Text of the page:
Looking back you could say we wanted to maintain the innocence of our struggle in which despite our different races, cultures, and classes we had found something similar that called to all of us in our brotherhood and sisterhood for the cause (Magnet, 2006). After three black presidents I became the first white president of our national association, and was followed by a gay president. We made progress in developing a knowledge base for our field, and in showing how practice with youth could be improved. We raised the standards in many states and countries for practice, developed bachelors, masters and Ph.D. programs, and increased cross-cultural sensitivity and awareness in our field. Many of us seized the opportunities in our emerging profession and advanced our careers. Some went on to high level appointments in government. Others became executive directors of youth serving agencies. Many became superb practitioners. And I became a professor and founded a research and education center for youth workers.

Yet, salaries, support, preparation, and working conditions on average for youth workers did not improve that much, if at all. In some places the work was done better than ever, but in comparison to other industrialized countries (generalizations are always difficult), we did not do very well, in part because of cuts in funding for programs for youth. Youth and particularly youth of color, continued to be exposed to risks and challenges that made it difficult for them to develop and succeed in our society. Some would argue that during this period things, with the exception of a few upswings, actually got worse for youth and youth workers.

My colleagues and I often wondered why? Were we too idealistic? Were we wrong to focus on knowing ourselves in a way that genuinely opened us to others with the hope they would do the same for us? Had we underestimated the power of racism, hegemony, and white privilege? Were we too self-serving and not enough youth focused? Was it because our voice was not loud enough? As the distribution of wealth widened and more youth were impoverished, why were we, like other human service groups, losers in the political, social and economic debates?

Lately, I have been second guessing myself, partially because of the trip back to my neighborhood, which I mentioned earlier. I wonder if I hadn’t missed something all along. When a black former president and friend, Norman Powell, who preceded me as president, insisted on not sitting with his back to the door in a restaurant, should I have been more sensitive to my white privilege, racism, profiling, etc., and how it influenced the way he saw the world. When we were refused entry into a Florida nightclub because of our dress when two young white men had just entered in T-shirts, and he smiled at me, had I underestimated how much of an impact this had on his and other youth and workers of color attitudes about life and our efforts to change things? Should I have listened more to my father when he told me his trip out of poverty would have been much more difficult if he were colored? I thought I had but maybe not with sufficient understanding.

Were we, as self-styled revolutionaries, naive about how engrained racism and prejudice were in relation to youth work, a racially mixed profession whose membership in many urban communities today is predominantly Black or Latino? Had we (I) not been able to see the neutralizing powers of our collective experiences in a country that is predominantly white? Were we not as sensitive to these issues as we had thought we were? I don’t know.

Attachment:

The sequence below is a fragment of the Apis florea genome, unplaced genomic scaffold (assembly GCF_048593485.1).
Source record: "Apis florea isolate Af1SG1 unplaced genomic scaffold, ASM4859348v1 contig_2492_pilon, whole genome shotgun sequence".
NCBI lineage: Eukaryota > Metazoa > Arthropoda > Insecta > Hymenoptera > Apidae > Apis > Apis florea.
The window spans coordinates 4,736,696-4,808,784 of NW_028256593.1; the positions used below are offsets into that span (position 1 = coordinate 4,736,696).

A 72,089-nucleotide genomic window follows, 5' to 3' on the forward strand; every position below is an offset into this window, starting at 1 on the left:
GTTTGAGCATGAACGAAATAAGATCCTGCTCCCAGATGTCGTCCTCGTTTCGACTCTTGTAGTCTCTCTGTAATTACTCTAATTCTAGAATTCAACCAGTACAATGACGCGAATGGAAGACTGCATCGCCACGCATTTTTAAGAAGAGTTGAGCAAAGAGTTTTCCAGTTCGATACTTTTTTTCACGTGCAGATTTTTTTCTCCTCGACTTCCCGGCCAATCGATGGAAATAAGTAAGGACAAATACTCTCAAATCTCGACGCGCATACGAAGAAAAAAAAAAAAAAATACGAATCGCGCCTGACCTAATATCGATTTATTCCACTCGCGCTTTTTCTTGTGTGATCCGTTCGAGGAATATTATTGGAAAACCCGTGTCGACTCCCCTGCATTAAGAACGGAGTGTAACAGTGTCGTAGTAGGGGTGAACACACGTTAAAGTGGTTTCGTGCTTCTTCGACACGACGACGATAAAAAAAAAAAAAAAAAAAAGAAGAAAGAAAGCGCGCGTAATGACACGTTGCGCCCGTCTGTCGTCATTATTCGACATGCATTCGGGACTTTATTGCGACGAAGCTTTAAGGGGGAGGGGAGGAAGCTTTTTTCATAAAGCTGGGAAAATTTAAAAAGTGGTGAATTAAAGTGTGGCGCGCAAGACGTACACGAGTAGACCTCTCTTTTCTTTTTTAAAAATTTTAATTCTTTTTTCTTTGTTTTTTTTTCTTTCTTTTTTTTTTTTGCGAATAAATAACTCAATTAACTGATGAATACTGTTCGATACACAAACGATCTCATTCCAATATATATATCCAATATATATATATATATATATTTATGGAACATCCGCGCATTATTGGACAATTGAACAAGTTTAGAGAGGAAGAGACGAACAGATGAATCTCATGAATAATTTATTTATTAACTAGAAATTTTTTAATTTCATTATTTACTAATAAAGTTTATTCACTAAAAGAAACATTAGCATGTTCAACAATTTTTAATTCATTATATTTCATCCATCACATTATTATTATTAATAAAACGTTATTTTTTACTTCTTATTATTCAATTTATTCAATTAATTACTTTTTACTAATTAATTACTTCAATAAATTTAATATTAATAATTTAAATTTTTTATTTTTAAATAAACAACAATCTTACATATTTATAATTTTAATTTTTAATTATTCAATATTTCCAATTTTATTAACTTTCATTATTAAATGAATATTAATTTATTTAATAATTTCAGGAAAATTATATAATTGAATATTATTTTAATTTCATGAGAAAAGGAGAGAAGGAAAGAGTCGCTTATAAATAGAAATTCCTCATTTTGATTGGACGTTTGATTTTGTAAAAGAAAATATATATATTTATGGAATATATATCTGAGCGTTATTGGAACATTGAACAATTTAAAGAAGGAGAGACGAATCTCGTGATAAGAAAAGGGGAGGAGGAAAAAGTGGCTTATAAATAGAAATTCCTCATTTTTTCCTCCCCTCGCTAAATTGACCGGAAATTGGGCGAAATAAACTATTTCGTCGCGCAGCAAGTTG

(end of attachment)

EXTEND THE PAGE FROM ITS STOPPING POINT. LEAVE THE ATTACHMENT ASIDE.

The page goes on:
Or, did I overlook, for example, how much this meant to boys like Daniel in the novel I wrote about youth work? How it influenced their world view and interpreted how I interacted with them? Did I miss something hidden in my profession, and/or community? Did we miss something that was hidden in our multicultural curriculum and activities and instead suppress the very initiatives we were trying to undertake (Jay, 2003). And/or was it just all part of living in a country that has never really valued people who work with other peoples” children, and children without families? In capitalism will youth always play second fiddle to War and profit (McNaughton, 2006; Skott-Myhre & Gretzinger, 2005)? Or was it just simply about racism in a society with widening class divisions in which people of color always seem disproportionately to wind up on the short end of the stick?

I have also been wondering if journey was the wrong metaphor as Halse (2006, pp 105-106) recently articulated in her argument that as an interpretive device in Western auto/biography, “journey” tends not to reflect what it purports to represent. Had we deceived ourselves by framing our work as a shared journey into believing something other than what was occurring, and inadvertently clouded our arguments and steered our focus from the reality of the moment, past and present?

Anyway, these are the types of questions some members of our field and I have been openly asking. We don’t necessarily have an answer to these questions other than perhaps all of the above as it applies on a case by case basis. Meanwhile to remain optimistic some of us have told ourselves we were doing fairly well in comparison to other professions at similar stages of development. Over the long run, whether or not in the ebb and flow of these political, economic, and social tides our work and approach will have a major impact on youth and workers is debatable, but we continue the struggle, naively perhaps, with the hope that it will as long as we are in it together and able to question ourselves.

In the article mentioned above Hans Skott-Myhre (2006) argued that we have to make ourselves visible in order to value the other. One of the youth workers in a study I did a few years ago said the major challenge in the work was to “show up.” Gerry Fewster (1999) challenges us to be present, open, and available to mirror back our experiences of the other. In these conversations and discourses about the profession and our successes and failures in relationship to race, culture, and other differences, I would like to think that I am present, available and visible ... or at the very least that I try to be.

Deyhle, D. & Parker, L. (Eds.) (1999). Race is"race isn"t: Critical race theory and qualitative studies in education. Boulder Co:Westview Press

Fewster, G. (1999). Turning myself inside out: My theory of me. Journal of Child and Youth Care (Canada), 13, 35-54.

Halse, C. (2006). Writing/Reading a life: Rhetorical practice of autobiography. Auto/Biography 14, 95-115..

Jay, M. (2003) Critical race theory, multiculturalism, and the hidden curriculum of hegemony. Mulitculturalism, 5, 3-9.

McNaughton, C. (2006). Agency, structure, and Biography: Charting transitions through homelessness in late modernity. Auto/Biography, 14, 134-152.

Magnet, S. (2006). Protesting privilege. An autoethnographic look at whiteness. Qualitative Inquiry, 21, 736-749.

Rabinow, P. & Rose, N. (1994). The essential Foucault. New York: The New Press

Roth, P. (1997) American Pastoral.

Sarris, G. (1993). Keeping Slug Woman Alive: An Holistic Approach to American
Indian Texts. Berkley: University of California Press.

Skott-Mhrye, H. (2006). Radical youth work: Becoming visible. Child and Youth Care Forum, 35, 219-229.

Skott-Mhyre, H. & Gretzinger, M. (2005). Radical youth work: Creating a politic of mutual liberation for youth and adults: Part II. Journal of Child and Youth Care Work, 20, 110-127.